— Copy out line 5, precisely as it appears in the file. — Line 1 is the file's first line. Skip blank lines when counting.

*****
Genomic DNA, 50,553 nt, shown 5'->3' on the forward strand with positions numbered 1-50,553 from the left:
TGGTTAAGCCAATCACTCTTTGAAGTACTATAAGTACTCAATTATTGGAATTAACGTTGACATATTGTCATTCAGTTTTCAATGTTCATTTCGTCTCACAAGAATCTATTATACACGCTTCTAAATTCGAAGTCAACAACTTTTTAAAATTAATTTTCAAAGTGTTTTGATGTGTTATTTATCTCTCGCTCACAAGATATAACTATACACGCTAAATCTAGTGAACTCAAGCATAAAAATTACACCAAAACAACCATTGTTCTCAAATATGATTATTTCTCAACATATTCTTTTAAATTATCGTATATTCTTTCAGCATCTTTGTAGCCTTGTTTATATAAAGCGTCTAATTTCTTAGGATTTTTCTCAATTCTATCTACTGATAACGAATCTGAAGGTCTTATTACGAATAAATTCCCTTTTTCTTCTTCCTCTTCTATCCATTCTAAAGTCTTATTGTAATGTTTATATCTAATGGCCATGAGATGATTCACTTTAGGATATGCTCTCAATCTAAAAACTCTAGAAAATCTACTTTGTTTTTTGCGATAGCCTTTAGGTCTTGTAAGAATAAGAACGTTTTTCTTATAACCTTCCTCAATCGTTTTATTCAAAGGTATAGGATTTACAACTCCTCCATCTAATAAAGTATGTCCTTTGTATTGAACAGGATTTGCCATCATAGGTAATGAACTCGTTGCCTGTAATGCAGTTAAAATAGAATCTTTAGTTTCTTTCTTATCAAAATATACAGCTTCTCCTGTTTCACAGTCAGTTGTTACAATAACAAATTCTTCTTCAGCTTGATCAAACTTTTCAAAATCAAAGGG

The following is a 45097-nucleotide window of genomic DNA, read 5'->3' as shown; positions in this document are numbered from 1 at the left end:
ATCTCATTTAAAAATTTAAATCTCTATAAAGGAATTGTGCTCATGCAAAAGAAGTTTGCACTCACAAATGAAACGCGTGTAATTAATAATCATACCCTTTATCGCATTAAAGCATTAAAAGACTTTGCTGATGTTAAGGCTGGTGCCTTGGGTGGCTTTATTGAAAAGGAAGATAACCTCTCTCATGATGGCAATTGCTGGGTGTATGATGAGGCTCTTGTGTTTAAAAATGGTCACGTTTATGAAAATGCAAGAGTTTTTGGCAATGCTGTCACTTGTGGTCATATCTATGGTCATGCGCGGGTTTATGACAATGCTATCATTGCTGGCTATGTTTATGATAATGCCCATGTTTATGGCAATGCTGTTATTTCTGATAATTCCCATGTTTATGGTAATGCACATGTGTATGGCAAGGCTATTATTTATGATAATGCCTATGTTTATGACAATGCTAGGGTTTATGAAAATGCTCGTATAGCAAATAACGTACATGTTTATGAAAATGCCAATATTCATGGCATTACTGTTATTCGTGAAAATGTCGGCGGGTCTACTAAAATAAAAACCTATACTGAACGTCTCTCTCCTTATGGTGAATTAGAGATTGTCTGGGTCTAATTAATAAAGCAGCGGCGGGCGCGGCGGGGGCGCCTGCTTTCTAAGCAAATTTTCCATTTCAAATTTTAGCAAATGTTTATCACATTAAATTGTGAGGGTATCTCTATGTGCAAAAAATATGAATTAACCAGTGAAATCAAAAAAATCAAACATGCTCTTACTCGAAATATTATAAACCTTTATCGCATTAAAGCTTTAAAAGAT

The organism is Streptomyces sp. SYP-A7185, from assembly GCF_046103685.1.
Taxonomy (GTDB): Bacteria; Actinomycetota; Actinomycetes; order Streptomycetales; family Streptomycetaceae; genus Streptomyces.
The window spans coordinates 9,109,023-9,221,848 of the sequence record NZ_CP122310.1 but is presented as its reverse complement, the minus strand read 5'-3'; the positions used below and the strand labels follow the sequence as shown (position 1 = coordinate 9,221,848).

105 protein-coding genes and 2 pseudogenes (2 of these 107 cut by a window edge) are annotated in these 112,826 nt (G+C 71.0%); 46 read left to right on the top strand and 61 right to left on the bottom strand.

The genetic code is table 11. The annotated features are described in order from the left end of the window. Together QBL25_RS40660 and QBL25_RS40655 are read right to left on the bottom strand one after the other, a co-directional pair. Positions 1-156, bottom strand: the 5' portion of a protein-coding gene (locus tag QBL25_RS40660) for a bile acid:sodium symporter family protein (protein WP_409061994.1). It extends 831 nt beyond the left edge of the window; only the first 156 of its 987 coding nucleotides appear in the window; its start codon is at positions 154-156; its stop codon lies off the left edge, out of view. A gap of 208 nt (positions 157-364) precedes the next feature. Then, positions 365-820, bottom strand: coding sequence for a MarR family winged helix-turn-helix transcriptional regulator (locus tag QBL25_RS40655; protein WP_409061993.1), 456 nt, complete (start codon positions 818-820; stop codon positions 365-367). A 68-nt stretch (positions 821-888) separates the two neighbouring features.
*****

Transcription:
The organism is Streptomyces sp. SYP-A7185, from assembly GCF_046103685.1.